Public bathrooms are the biggest deterrent for people who consider using a menstrual cup but are not there, yet. Are you one of them? Do you cringe when you think about emptying a cup outside your home? We believe that using reusable products for menstrual care is worth the effort because it significantly reduces the amount of plastic waste in the world. It’s true that public, unhygienic bathrooms are stopping women from using a cup, but there is a solution to that. Keep reading to find out.
How do you feel about taking your not cleaned menstrual cup with a bit of blood on it and cleaning menstrual cup in public in a common sink, next to your mother-in-law and some strangers? For many, this scene seems horrific. No one does that. Few people indeed do it. Have you ever wondered why? It’s connected with a strong, omnipresent menstrual blood taboo. We subconsciously treat periods as something embarrassing and unclean. Something to hide. Something that no one should talk about. Something that shows our weakness.
Why is it like that? Menstrual blood is a normal part of life and shouldn’t be stigmatized. If you don’t mind glaring, judgemental looks, feel free to clean your menstrual cup out in the open. Societal change should go in that direction. Nevertheless, the world is not there yet, and it’s perfectly understandable if you want to clean your menstrual cup in private. We will offer you tips on how to carry it out without unwanted looks and how to make it hygienic.
Since, we’ve established that for many reasons it may be uncomfortable to clean the cup in the common sink on the other side of the bathroom, let’s find ways to clean it in the toilet stall. The cup should be emptied and cleaned at least twice a day, every 12 hours. However, the recommended frequency would be between 4-8 hours. There are 3 options to comfortably clean the cup in public:
As long as you wash your cup carefully, once you get home, it’s not necessary to clean it every time you use it.
Cons: This way, it may be difficult to clean the vacuum holes in your cup, which is necessary if you want the cup to stay put in one place for the rest of the day.
That’s a good solution if you’re used to carrying your water bottle everywhere with you. Make sure the water you use is drinkable, and it will be perfectly fine to rinse your cup. It should be easier to clean all the debris of blood than just wiping it out.
Cons: You need to pour water with one hand, and clean the cup with the other. Washing your cup will require squeezing, rubbing, and changing the angels. The whole operation causes a risk that you will drop the cup in the toilet. Ouch. A dropped menstrual cup in toilet means that you will need to find an emergency tampon or a pad. I hope it’s obvious, you won’t be able to use it again before sterilizing.
It’s the most convenient option. A menstrual cup cleaner is a funky tool that is easy to carry and solves the problem of using a menstrual cup in public bathrooms. It’s a portable container, made from medical silicone, that takes no space in any purse. You fill it with tap, safe-to-drink water before entering your cubicle and then, take it with you. You empty your cup in the toilet and put it in your Emanui - the menstrual cup cleaner. It has brushes on the inside, so you can squeeze it, shake it, rub it to wash it. The cup will be thoroughly cleaned. Then, you pour the water out through a small, beak-like opening to the toilet. No risk it will fall into the toilet. You can wipe the cleanser with toilet paper and put it back in your purse. No one has to know. Moreover, this way you use only 60ml of water, far less than with a plastic bottle or rinsing it in the sink.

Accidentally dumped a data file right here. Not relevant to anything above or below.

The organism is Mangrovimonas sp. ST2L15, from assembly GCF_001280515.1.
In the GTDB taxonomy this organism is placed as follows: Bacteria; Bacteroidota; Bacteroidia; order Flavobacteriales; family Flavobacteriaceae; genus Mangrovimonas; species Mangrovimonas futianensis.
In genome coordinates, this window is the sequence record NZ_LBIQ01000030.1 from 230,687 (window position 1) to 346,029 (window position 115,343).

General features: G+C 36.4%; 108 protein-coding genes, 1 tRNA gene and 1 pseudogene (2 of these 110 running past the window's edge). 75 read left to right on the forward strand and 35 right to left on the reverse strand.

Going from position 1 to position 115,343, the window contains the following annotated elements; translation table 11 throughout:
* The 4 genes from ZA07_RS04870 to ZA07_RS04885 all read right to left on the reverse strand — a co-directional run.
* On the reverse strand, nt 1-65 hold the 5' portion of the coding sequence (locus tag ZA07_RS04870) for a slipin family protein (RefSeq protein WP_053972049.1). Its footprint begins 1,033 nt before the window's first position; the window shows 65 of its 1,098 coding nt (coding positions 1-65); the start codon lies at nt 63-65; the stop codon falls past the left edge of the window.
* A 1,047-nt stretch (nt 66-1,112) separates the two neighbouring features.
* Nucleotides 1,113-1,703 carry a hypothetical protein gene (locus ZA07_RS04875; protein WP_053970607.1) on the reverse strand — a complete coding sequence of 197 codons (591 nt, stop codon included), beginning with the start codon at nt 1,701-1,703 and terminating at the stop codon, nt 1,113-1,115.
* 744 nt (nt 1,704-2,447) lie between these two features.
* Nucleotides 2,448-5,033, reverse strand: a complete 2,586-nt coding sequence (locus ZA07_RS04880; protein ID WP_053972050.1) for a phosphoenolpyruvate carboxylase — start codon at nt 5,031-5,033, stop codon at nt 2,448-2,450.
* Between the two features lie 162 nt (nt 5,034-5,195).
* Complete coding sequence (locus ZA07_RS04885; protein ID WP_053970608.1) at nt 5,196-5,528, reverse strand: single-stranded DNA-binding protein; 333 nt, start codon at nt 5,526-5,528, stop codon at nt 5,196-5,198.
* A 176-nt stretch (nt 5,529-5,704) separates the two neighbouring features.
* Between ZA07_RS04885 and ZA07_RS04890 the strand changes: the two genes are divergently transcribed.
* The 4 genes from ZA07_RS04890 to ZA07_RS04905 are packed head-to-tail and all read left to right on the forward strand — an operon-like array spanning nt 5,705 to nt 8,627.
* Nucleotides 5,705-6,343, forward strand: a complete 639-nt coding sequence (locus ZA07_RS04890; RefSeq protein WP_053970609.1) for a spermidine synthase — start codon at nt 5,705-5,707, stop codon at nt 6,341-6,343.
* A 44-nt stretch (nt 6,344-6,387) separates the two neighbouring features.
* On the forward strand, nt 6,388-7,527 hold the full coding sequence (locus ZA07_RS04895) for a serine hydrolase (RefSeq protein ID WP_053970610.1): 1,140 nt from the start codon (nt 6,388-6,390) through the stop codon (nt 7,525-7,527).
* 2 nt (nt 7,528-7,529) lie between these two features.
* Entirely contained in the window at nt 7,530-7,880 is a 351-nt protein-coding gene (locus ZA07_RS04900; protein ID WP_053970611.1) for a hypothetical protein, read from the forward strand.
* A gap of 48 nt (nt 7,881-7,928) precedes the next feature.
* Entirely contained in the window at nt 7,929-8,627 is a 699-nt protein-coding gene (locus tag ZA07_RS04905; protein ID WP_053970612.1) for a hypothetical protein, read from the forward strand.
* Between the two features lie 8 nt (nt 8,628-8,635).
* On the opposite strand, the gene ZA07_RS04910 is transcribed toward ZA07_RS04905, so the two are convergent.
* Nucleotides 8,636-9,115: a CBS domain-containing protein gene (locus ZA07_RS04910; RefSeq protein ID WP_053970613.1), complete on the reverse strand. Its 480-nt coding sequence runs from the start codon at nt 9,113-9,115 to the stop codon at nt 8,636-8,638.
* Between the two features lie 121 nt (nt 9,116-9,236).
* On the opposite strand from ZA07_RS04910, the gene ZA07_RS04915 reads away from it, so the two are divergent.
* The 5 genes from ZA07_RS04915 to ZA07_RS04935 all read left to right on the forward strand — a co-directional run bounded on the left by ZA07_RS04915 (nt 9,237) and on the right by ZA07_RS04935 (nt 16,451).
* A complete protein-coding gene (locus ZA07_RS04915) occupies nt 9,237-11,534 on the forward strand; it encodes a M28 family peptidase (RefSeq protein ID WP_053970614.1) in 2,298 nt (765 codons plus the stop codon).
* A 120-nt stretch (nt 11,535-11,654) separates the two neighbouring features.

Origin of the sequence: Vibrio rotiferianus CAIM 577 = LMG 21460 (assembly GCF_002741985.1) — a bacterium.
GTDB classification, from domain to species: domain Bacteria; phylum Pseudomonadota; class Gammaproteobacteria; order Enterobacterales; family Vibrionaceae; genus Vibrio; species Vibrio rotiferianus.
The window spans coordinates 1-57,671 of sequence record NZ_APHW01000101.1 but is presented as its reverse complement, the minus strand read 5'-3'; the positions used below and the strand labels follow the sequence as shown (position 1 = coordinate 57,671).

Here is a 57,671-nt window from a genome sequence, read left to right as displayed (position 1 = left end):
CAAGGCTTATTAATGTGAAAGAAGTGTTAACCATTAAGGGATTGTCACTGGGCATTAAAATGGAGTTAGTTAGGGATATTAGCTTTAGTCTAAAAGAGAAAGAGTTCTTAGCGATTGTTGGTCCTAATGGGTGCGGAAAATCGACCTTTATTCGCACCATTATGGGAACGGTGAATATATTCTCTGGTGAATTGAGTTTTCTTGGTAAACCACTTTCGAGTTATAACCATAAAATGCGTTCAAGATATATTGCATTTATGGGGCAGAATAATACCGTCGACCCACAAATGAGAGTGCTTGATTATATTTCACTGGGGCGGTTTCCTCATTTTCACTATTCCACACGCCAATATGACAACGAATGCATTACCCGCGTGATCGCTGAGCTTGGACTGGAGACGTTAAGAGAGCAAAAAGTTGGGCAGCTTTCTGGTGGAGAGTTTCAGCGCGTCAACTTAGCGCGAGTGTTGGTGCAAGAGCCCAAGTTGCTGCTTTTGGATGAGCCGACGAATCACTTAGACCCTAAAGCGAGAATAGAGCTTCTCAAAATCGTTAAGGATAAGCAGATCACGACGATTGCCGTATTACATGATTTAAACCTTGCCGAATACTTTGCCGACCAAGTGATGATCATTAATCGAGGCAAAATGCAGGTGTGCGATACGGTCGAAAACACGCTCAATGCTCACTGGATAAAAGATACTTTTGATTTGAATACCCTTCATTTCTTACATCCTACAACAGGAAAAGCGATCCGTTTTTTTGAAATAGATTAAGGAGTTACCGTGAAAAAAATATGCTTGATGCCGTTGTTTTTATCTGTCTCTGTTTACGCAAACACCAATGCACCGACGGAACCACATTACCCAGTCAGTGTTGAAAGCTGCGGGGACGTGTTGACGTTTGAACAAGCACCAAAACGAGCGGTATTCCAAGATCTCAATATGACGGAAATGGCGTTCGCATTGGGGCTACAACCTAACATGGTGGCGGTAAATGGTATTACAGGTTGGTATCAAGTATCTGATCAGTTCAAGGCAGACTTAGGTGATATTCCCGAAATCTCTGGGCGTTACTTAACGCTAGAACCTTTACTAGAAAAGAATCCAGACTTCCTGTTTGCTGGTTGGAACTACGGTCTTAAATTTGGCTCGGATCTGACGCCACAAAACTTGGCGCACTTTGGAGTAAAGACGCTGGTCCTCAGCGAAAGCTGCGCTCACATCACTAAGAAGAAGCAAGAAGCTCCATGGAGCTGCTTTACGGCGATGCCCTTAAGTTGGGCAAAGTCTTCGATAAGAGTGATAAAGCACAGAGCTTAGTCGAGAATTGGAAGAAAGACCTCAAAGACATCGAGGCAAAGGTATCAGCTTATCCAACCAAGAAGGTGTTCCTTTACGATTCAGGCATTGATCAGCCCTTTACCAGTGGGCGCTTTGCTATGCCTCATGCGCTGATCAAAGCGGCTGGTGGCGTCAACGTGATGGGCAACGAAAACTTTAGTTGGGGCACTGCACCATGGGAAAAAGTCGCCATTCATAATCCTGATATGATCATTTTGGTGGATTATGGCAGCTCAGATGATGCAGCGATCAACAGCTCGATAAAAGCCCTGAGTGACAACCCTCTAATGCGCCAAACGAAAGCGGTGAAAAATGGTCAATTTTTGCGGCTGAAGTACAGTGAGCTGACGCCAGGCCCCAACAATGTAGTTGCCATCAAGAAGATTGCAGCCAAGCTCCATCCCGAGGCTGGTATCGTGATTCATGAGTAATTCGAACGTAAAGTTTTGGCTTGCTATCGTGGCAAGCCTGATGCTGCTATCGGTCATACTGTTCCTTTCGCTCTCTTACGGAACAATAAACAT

Cons: Well, you need to remember to carry it. However, it’s small and can fit in any purse.
The aspect of hygiene is another challenge women face in public bathrooms. As if lack of privacy was not enough, sometimes touching a door handle seems utterly disgusting. What can you do if you have to empty your menstrual cup in such conditions?
Firstly, always wash your hands before entering the toilet cubicle. For most bathrooms, that will be enough. If you take out your cup with clean hands and clean it with little water, you do everything by the book.
However, if you have serious doubts about the cleanliness of the place, you may consider cleaning your hands in the cubicle with special products. Common alcohol-based hand sanitizers may be too harsh for the cup. Better use wipes designated for cleaning the cup. For sure, don’t use any product that contains: alcohol, oil, fragrant, vaseline, hydrogen peroxide, dishwasher liquids, or bleach.
Share with us your opinion. Do you use it? What persuaded you to do so? If not, what’s keeping you from doing so? What problems do you have with using a cup? Do you know any tricks on how to deal with common problems? Should every menstruating person use a reusable menstrual cup? We’re eager to hear all about it.